Twitter hashtags aren’t always topical or news-related. And lately, they really haven’t been, with hashtags like #7games and #7FavFilms coming to the fore and inviting Twitter users across the world to share their favorite media from decades past. But you know what’s even more fun than finding out your friends’ favorite movies? Looking at data! Of course!
Mashable reached out to Fizziology, a social media research firm, and requested that they extract all of the results from the #7favfilms hashtag and calculate the most popular movies chosen by the Twitter users that participated. The firm combed through all of the tweets sent between 5 AM and 7 PM ET yesterday, which was the day that the hashtag skyrocketed into trending topics; #7favfilms got tweeted almost 100,000 times during that time period.
Here are the 15 films that got mentioned the most, complete with the tally of how many Twitter users included each one in their own personal lineup:
1. The Dark Knight: 5,056
2. Pulp Fiction: 4,966
3. Shawshank Redemption: 4,910
4. Empire Strikes Back: 4,772
5. The Godfather* (all films): 4,604
6. Goodfellas: 3,877
7. Alien* (all films): 3,730
8. Fight Club: 3,574
9. Harry Potter* (all films): 2,757
10. Jaws*: 2,622
11. Forrest Gump*: 2,530
12. Jurassic Park*: 2,356
13. Blade Runner: 1,862
14. The Big Lebowski: 1,860
15. Rocky* (all films): 1,807
The top three movies are pretty close, with The Dark Knight beating out Pulp Fiction by only 90 votes, and Shawshank Redemption only 56 more votes behind Pulp Fiction. I’m surprised to see Alien so low on the list, because for me, Alien and Aliens would beat out every other movie on this list–but that’s what I get for not getting around to participating in this hashtag yesterday! (I did do the #7games one, and it was really hard to choose only seven. Choosing only seven movies would be hard, too …)
I think this list ends up saying a lot about the users who participated in the hashtag, and the types of movies that they consider to be cultural touchstones. A lot of these movies are about the nature of masculinity, male friendship, fatherhood, and the broader idea of what it means to be human … but, with the exception of Alien (and maybe also Jurassic Park), the idea of “being human” involves centering a dude hero.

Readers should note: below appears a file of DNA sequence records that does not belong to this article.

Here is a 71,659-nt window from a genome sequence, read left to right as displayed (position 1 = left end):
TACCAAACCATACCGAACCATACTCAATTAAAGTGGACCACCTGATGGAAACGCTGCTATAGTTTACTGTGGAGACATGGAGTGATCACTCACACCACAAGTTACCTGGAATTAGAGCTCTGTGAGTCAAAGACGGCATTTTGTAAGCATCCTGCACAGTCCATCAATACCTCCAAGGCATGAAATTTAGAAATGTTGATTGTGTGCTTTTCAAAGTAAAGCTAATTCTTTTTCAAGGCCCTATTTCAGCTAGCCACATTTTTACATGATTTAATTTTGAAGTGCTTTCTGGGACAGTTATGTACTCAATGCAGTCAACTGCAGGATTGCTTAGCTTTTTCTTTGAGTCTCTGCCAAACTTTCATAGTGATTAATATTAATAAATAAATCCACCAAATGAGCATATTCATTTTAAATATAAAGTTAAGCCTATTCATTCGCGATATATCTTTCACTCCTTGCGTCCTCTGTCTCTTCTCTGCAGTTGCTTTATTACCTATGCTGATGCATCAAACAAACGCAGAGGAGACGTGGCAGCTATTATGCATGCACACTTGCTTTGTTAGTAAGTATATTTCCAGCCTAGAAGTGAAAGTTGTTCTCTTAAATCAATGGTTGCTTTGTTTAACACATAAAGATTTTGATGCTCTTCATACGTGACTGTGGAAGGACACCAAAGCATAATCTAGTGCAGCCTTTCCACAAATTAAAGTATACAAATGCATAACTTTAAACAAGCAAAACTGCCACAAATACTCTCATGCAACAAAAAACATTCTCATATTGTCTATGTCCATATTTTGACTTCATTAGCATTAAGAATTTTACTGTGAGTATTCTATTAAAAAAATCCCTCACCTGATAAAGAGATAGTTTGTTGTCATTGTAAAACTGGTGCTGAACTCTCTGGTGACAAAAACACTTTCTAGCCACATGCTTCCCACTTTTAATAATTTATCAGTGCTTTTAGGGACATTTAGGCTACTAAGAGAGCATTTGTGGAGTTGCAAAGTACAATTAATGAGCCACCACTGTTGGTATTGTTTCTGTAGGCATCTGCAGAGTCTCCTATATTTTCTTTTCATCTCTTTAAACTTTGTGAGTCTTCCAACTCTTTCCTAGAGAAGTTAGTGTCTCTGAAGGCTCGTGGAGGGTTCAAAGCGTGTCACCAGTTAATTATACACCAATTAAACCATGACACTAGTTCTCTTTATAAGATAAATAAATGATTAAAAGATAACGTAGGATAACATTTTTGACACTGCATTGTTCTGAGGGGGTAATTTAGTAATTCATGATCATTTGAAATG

That’s predictable, of course, so I’m not saying I’m shocked by the pattern or anything. (Breaking news: Hollywood still telling stories about dudes!) It’s just interesting to see the full list and think about how many “Everyman” heroes are involved in the lineup, as opposed to more of an “Everywoman” like Ellen Ripley. I would also argue that Jurassic Park‘s Ellie Sattler and Harry Potter‘s Hermione aren’t necessarily “Everywomen,” either–more like “the smart one” who appears as part of an ensemble cast, as opposed to the protagonist. Which, again, that’s not necessarily bad or good–just a pattern I’m noticing based on this particular list, which is more a reflection of Twitter users’ tastes than the world at large.
I have a feeling that our lists here at TMS would be pretty different. I just said that selecting seven movies would be a real challenge for me, but I made myself do it anyway for the sake of argument: Alien, Aliens, Ex Machina, Amelie, X-2, Enchanted, and The Little Mermaid (I’ve already written about why I like that last one). Honorable mention goes to Terminator 2. Okay, your turn!
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